But it became clear that there are certain types of accidents, where it doesn’t look as passively safe as it was originally promised. One issue with passive safety, which means instead of having electrically powered pumps and valves that operators can manipulate, really to inject water into the core of the reactor in case there’s something like a leak, and it’s losing water, instead of having those systems that are highly reliable, you have to depend on natural forces like gravity to do the work. And that doesn’t always work out so well.
So there’s actually loss of control, unless you make sure that you have the backup safety systems that you need and you can actually make them work when they’re needed. But the problem is backup safety systems can cost a lot of money. So here’s another example where reactors NuScale are trying to cut costs.
If, as you say, these SMRs are so prohibitively expensive, that they have these safety concerns that there is literally only one of them built off the coast of in Russia, a Russian Arctic town, like they’re not built pretty much anywhere. If all these things are true, why are governments so attracted to them?
Dr. Edwin Lyman
I think it’s because the nuclear industry has been trying different messages to try to get the attention of the public and lawmakers, and the industry puts itself out is the savior of humanity. And the fact is that, in practice, the industry has often fallen short of what it’s promised.
And just taking the example of the two reactors in the United States that I was talking about, they were licensed on the premise that they were going to be cheaper and quicker to build than current generation reactors. In fact, that hasn’t panned out. In fact, they’ve, they’re taking at least twice as long and more than twice the original estimated cost to build.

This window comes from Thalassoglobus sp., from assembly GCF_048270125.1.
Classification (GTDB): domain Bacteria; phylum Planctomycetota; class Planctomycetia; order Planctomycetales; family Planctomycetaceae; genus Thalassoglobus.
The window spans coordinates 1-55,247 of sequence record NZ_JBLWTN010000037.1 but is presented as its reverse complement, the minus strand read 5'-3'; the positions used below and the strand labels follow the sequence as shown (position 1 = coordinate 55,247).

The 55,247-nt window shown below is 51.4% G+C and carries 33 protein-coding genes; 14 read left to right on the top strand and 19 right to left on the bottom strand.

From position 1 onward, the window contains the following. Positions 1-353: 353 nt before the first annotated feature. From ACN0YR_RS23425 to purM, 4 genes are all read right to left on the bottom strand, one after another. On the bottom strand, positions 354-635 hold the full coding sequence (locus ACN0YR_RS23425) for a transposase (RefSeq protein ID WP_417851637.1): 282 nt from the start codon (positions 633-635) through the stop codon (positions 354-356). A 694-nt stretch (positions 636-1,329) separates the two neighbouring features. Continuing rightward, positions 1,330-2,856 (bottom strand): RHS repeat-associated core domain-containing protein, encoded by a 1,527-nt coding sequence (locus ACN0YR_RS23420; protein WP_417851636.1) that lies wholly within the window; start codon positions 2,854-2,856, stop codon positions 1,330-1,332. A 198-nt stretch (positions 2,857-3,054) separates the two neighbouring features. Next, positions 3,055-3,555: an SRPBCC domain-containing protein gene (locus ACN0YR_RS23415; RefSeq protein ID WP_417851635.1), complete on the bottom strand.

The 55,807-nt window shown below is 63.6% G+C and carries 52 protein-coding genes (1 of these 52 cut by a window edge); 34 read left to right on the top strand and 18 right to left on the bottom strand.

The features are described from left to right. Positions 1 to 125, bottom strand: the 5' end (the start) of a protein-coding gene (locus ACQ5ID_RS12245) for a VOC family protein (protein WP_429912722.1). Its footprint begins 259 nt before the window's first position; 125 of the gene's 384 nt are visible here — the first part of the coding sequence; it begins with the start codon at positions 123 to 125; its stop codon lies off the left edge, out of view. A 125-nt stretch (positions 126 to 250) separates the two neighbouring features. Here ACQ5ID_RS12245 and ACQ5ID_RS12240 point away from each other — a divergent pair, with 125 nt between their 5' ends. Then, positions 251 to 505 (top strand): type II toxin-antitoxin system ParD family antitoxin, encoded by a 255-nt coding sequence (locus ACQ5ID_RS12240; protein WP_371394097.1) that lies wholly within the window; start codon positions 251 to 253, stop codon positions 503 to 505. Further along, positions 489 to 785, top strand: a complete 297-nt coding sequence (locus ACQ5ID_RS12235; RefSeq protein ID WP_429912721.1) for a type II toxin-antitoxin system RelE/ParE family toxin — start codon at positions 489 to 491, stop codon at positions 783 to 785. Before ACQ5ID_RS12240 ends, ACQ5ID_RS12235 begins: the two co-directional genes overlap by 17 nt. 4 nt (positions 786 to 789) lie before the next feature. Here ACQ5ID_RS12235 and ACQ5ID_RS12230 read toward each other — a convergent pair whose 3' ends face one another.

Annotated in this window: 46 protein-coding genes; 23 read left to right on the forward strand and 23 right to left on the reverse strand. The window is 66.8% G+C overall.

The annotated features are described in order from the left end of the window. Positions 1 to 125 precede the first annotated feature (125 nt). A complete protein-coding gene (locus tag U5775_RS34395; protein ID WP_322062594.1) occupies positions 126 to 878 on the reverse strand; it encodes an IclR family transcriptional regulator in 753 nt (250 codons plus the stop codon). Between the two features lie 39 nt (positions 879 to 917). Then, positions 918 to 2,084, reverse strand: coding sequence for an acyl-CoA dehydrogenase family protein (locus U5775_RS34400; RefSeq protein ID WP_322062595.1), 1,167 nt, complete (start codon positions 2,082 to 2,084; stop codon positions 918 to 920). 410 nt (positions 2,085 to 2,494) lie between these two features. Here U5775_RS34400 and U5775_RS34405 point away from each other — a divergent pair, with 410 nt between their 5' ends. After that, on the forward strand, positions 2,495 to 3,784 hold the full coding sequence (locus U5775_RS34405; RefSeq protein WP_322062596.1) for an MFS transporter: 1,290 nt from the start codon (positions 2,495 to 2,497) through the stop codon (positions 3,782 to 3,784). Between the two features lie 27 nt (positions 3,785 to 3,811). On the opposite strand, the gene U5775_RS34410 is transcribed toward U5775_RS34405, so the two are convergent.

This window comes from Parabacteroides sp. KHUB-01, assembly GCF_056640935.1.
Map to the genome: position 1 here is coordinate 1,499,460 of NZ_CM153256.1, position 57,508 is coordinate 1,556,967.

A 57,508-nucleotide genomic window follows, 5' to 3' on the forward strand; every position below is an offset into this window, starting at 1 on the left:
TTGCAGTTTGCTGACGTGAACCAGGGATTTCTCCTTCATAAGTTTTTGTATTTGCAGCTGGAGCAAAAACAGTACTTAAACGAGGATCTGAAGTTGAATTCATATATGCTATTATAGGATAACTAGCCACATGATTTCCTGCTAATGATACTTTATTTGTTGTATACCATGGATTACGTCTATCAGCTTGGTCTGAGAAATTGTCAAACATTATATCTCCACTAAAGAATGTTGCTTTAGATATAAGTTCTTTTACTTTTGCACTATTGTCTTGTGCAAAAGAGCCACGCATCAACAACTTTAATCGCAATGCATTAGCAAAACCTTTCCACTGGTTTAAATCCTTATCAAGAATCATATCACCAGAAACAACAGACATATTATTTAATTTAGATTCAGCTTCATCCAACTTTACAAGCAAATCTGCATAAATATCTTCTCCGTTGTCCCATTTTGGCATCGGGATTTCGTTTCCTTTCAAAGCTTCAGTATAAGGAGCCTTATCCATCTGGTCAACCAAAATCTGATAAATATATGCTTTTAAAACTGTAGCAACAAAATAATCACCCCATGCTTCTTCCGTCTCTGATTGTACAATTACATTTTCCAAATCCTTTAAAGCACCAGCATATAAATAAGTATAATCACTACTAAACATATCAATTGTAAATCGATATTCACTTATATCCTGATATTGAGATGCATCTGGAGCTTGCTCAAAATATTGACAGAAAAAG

To say, you know, ‘alright, we’re not going to build large reactors anymore, we’re going to build small ones and a small one is smaller, so it’s going to be cheaper,’ I think that’s a soundbite, really, that a lot of people are falling for. But that’s because they aren’t looking into the fundamental economic issues that I was talking about
Here in New Brunswick, we are looking to replace the energy that is generated by the coal fired power plant, the Belldune plant, which will need to close by 2030. And so that’s why this is on the table, this discussion about this, these SMRs. If not the SMR is what other power sources should we be considering here in New Brunswick to fill that gap?
Dr. Edwin Lyman
Well, let’s talk about the actual designs that are being discussed for New Brunswick. And this is another element. This isn’t really the fact that they’re smaller than conventional reactors, but they’re fundamentally different designs. And they use different types of materials. They raise different safety issues. They require a different supply chain, and they have much less or no operating experience.